When I run sf project deploy preview it shows particular files as conflicted. However, when I run SFDX: Diff File Against Org, it shows as identical.

What does it mean to have a conflict when attempting to deploy? And how does one resolve it?

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  • Why the downvote? If there is a conflict, then why is there no difference between the files? Am I missing something? Or is the CLI tool not working properly?
    – Z0q
    Commented Jan 29 at 18:50
  • 4
    There's always that one person who tends to downvote everything (without explanation). Maybe they thought you didn't include enough detail or research? Who knows? At any rate, you may want to look over the sf project reset tracking documentation to see if that may be appropriate.
    – Derek F
    Commented Jan 29 at 19:09
  • @DerekF Thank you, though please note: Use with extreme caution. on the first line :)
    – Z0q
    Commented Jan 29 at 19:43

1 Answer 1


Source tracking works by grabbing the last modified time stamp from the file when you do a pull or push, and also tracks the timestamps of the local files. If the last known time stamp on the server is different, then we know the server copy has been modified. Similarly, if the local time stamp has been updated, both sf and git will observe that the timestamps don't match, and show differences, even if there are no actual changes to the file. If both timestamps are modified from their original values, we have a conflict.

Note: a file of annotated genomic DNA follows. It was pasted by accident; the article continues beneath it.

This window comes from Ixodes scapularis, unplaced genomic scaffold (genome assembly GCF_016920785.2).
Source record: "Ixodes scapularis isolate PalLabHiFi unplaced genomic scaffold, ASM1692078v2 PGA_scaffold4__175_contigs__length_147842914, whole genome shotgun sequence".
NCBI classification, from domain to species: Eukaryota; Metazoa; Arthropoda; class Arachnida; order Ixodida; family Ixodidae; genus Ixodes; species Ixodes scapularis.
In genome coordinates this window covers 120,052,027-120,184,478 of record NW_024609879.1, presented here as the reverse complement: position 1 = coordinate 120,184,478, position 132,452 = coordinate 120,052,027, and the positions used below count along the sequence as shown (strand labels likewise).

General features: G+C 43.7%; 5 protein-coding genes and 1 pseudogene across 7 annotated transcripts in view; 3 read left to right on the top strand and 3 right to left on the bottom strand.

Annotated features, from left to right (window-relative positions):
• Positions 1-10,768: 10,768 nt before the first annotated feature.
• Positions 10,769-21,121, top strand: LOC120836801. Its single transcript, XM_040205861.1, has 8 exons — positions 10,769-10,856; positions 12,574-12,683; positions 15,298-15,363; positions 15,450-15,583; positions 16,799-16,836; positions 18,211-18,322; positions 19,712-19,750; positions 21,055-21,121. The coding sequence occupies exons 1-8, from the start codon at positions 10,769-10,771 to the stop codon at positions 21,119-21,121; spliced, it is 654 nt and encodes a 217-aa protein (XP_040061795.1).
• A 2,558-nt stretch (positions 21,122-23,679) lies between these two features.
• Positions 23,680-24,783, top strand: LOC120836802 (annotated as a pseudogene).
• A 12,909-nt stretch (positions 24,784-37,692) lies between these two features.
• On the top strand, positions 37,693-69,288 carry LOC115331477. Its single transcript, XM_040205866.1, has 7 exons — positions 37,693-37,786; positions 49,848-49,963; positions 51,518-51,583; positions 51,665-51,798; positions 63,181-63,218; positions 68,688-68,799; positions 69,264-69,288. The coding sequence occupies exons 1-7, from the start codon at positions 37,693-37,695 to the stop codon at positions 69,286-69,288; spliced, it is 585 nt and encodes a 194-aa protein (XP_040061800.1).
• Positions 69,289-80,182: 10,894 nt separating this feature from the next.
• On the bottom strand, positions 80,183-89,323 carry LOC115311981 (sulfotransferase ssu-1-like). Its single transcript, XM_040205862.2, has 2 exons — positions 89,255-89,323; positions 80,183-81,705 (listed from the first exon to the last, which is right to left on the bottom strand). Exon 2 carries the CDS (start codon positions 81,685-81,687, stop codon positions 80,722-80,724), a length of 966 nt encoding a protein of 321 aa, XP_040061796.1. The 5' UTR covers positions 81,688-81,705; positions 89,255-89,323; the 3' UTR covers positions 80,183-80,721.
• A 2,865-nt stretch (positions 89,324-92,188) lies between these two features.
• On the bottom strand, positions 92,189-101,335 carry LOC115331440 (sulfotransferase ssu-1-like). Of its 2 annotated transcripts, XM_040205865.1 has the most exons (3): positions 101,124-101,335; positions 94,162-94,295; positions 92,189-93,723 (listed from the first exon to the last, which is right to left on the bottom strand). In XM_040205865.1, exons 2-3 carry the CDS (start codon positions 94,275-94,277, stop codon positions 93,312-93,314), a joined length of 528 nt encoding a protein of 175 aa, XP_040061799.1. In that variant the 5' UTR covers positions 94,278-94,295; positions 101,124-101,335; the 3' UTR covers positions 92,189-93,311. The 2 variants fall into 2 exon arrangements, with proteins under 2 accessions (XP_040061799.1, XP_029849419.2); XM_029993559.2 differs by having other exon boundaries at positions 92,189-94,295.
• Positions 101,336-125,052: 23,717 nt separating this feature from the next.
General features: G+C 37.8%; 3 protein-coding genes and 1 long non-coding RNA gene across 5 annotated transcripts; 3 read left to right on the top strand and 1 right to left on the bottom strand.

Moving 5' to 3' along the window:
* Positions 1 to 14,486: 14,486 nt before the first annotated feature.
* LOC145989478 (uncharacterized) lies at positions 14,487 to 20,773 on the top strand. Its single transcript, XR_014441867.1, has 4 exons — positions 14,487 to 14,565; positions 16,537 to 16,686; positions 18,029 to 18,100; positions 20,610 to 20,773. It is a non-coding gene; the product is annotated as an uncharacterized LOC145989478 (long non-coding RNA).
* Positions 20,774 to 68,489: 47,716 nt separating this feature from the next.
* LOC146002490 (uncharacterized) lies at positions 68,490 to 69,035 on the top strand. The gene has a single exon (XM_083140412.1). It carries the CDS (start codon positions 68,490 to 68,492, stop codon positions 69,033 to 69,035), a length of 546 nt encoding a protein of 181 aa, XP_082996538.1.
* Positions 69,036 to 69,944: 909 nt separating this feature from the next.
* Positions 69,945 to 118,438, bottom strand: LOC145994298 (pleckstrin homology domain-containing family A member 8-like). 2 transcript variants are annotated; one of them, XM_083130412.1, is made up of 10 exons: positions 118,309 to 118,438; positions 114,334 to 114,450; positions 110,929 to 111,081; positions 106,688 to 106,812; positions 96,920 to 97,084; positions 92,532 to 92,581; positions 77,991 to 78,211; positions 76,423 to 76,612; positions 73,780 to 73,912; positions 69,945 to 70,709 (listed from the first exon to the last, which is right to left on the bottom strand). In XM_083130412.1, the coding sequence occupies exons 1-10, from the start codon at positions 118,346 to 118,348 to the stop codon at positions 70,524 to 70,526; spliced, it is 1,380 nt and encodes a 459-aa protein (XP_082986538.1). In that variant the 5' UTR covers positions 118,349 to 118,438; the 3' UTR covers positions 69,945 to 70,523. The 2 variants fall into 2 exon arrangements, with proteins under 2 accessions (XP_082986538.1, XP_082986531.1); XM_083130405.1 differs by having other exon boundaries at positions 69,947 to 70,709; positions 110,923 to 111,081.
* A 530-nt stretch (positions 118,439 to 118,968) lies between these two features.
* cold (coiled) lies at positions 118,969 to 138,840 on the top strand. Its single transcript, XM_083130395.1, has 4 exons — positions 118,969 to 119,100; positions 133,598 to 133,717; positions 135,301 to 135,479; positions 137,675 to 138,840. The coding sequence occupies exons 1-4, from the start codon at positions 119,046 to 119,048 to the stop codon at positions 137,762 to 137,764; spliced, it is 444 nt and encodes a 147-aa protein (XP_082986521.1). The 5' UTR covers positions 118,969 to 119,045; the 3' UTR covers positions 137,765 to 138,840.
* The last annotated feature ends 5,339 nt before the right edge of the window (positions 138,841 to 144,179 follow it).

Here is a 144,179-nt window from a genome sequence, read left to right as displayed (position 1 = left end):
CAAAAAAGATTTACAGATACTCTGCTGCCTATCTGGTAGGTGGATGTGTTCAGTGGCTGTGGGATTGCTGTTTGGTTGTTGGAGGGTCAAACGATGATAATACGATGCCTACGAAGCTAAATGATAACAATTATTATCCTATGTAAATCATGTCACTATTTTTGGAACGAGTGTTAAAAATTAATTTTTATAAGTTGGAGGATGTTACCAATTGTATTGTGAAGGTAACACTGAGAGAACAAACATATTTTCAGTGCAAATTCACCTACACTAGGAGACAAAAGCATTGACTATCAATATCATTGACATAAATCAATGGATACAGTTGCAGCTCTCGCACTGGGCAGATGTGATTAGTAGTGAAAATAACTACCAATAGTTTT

It's a really simple algorithm, which is why it doesn't take long to figure out if there's a conflict. However, this also means that it's not terribly accurate, because just doing something like touch force-app/default/main/classes/Utils.cls will make sf think the file's been modified (touch is a utility that updates the timestamp without modifying a file).` Similarly, using something like VS Code, simply pressing Ctrl+S to save a file triggers the file save handlers, such as automatically formatting the document.

In summary, simply changing the file's last modified timestamp locally and making a trivial edit on the server is enough to cause a conflict warning. Also, note that if you use the deploy method instead of push, or if you're working in multiple directories that point to the same org, etc, you can trigger a conflict warning without any actual content change. As you've noted, "use with extreme caution" is warranted. This answer is more an explanation as to why and how such events can occur.

  • Thank you. I guess that answers my question. But how do I do a full deploy and not deploy conflicted files? There is an --ignore-conflicts flag, but it doesn't ignore, it actually forces them to deploy
    – Z0q
    Commented Jan 30 at 10:43
  • I retrieved all files that I didn't want to deploy from the org, to leave them unchanged. I guess this algorithm doesn't work that way?
    – Z0q
    Commented Jan 30 at 10:44

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